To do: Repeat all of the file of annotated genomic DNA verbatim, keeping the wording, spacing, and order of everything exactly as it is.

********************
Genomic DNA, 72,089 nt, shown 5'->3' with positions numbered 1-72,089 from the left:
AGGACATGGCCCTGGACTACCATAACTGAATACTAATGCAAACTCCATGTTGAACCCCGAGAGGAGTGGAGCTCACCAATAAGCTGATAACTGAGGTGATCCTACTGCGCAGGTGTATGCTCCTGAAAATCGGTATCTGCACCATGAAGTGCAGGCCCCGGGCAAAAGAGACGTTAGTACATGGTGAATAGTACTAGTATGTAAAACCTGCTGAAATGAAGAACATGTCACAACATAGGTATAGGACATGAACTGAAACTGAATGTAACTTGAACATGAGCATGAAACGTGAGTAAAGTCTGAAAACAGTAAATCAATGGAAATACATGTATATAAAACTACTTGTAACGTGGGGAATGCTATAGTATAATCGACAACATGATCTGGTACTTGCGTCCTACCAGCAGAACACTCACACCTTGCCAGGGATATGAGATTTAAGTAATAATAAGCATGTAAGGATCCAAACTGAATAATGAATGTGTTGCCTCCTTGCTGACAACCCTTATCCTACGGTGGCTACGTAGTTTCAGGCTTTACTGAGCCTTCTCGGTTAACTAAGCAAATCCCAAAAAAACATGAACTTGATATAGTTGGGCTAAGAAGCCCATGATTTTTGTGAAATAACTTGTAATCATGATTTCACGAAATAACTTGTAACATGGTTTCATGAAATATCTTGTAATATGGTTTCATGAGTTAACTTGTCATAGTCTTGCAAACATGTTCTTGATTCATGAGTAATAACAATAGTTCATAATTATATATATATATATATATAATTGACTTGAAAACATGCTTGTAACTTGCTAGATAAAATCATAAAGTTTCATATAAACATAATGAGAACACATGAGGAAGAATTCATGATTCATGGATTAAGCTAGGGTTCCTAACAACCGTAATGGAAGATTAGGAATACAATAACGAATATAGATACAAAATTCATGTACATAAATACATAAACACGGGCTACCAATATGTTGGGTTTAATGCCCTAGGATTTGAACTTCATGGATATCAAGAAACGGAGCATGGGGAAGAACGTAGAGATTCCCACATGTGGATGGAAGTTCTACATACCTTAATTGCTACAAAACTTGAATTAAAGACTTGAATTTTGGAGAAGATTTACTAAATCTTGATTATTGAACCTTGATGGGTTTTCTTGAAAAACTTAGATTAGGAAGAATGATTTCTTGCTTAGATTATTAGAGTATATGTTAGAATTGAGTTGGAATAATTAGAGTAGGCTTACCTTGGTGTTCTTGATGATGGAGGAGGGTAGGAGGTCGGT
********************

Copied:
Genomic DNA, 72,089 nt, shown 5'->3' with positions numbered 1-72,089 from the left:
AGGACATGGCCCTGGACTACCATAACTGAATACTAATGCAAACTCCATGTTGAACCCCGAGAGGAGTGGAGCTCACCAATAAGCTGATAACTGAGGTGATCCTACTGCGCAGGTGTATGCTCCTGAAAATCGGTATCTGCACCATGAAGTGCAGGCCCCGGGCAAAAGAGACGTTAGTACATGGTGAATAGTACTAGTATGTAAAACCTGCTGAAATGAAGAACATGTCACAACATAGGTATAGGACATGAACTGAAACTGAATGTAACTTGAACATGAGCATGAAACGTGAGTAAAGTCTGAAAACAGTAAATCAATGGAAATACATGTATATAAAACTACTTGTAACGTGGGGAATGCTATAGTATAATCGACAACATGATCTGGTACTTGCGTCCTACCAGCAGAACACTCACACCTTGCCAGGGATATGAGATTTAAGTAATAATAAGCATGTAAGGATCCAAACTGAATAATGAATGTGTTGCCTCCTTGCTGACAACCCTTATCCTACGGTGGCTACGTAGTTTCAGGCTTTACTGAGCCTTCTCGGTTAACTAAGCAAATCCCAAAAAAACATGAACTTGATATAGTTGGGCTAAGAAGCCCATGATTTTTGTGAAATAACTTGTAATCATGATTTCACGAAATAACTTGTAACATGGTTTCATGAAATATCTTGTAATATGGTTTCATGAGTTAACTTGTCATAGTCTTGCAAACATGTTCTTGATTCATGAGTAATAACAATAGTTCATAATTATATATATATATATATATAATTGACTTGAAAACATGCTTGTAACTTGCTAGATAAAATCATAAAGTTTCATATAAACATAATGAGAACACATGAGGAAGAATTCATGATTCATGGATTAAGCTAGGGTTCCTAACAACCGTAATGGAAGATTAGGAATACAATAACGAATATAGATACAAAATTCATGTACATAAATACATAAACACGGGCTACCAATATGTTGGGTTTAATGCCCTAGGATTTGAACTTCATGGATATCAAGAAACGGAGCATGGGGAAGAACGTAGAGATTCCCACATGTGGATGGAAGTTCTACATACCTTAATTGCTACAAAACTTGAATTAAAGACTTGAATTTTGGAGAAGATTTACTAAATCTTGATTATTGAACCTTGATGGGTTTTCTTGAAAAACTTAGATTAGGAAGAATGATTTCTTGCTTAGATTATTAGAGTATATGTTAGAATTGAGTTGGAATAATTAGAGTAGGCTTACCTTGGTGTTCTTGATGATGGAGGAGGGTAGGAGGTCGGT